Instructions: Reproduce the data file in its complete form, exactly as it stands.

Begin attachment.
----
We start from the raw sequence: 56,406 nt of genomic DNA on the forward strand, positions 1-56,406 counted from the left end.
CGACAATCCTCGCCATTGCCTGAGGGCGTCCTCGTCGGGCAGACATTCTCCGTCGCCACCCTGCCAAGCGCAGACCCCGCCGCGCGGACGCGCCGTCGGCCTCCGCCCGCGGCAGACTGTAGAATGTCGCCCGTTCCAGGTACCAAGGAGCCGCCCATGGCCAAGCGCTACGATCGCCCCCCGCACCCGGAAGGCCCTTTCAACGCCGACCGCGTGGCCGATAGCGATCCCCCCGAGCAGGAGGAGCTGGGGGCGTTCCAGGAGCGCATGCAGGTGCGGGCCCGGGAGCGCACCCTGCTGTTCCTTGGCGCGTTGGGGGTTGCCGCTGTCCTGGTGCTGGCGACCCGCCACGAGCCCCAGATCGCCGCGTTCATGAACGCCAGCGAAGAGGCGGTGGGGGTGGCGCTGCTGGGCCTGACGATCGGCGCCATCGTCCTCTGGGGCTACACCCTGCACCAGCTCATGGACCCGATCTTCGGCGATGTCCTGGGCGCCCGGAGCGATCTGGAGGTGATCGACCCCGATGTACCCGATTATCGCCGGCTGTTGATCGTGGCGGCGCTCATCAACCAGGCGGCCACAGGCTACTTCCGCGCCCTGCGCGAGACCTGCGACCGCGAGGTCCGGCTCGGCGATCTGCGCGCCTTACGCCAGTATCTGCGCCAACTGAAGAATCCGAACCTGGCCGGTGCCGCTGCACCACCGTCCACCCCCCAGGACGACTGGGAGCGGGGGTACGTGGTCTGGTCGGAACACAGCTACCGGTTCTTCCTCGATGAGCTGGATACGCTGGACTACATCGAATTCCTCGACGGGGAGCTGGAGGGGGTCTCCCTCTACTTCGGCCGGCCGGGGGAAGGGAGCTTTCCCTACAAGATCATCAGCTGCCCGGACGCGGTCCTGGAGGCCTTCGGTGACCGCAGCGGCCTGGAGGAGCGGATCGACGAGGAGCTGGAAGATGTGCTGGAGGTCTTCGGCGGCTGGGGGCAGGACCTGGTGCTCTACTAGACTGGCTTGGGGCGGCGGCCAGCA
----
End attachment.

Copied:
We start from the raw sequence: 56,406 nt of genomic DNA on the forward strand, positions 1-56,406 counted from the left end.
CGACAATCCTCGCCATTGCCTGAGGGCGTCCTCGTCGGGCAGACATTCTCCGTCGCCACCCTGCCAAGCGCAGACCCCGCCGCGCGGACGCGCCGTCGGCCTCCGCCCGCGGCAGACTGTAGAATGTCGCCCGTTCCAGGTACCAAGGAGCCGCCCATGGCCAAGCGCTACGATCGCCCCCCGCACCCGGAAGGCCCTTTCAACGCCGACCGCGTGGCCGATAGCGATCCCCCCGAGCAGGAGGAGCTGGGGGCGTTCCAGGAGCGCATGCAGGTGCGGGCCCGGGAGCGCACCCTGCTGTTCCTTGGCGCGTTGGGGGTTGCCGCTGTCCTGGTGCTGGCGACCCGCCACGAGCCCCAGATCGCCGCGTTCATGAACGCCAGCGAAGAGGCGGTGGGGGTGGCGCTGCTGGGCCTGACGATCGGCGCCATCGTCCTCTGGGGCTACACCCTGCACCAGCTCATGGACCCGATCTTCGGCGATGTCCTGGGCGCCCGGAGCGATCTGGAGGTGATCGACCCCGATGTACCCGATTATCGCCGGCTGTTGATCGTGGCGGCGCTCATCAACCAGGCGGCCACAGGCTACTTCCGCGCCCTGCGCGAGACCTGCGACCGCGAGGTCCGGCTCGGCGATCTGCGCGCCTTACGCCAGTATCTGCGCCAACTGAAGAATCCGAACCTGGCCGGTGCCGCTGCACCACCGTCCACCCCCCAGGACGACTGGGAGCGGGGGTACGTGGTCTGGTCGGAACACAGCTACCGGTTCTTCCTCGATGAGCTGGATACGCTGGACTACATCGAATTCCTCGACGGGGAGCTGGAGGGGGTCTCCCTCTACTTCGGCCGGCCGGGGGAAGGGAGCTTTCCCTACAAGATCATCAGCTGCCCGGACGCGGTCCTGGAGGCCTTCGGTGACCGCAGCGGCCTGGAGGAGCGGATCGACGAGGAGCTGGAAGATGTGCTGGAGGTCTTCGGCGGCTGGGGGCAGGACCTGGTGCTCTACTAGACTGGCTTGGGGCGGCGGCCAGCA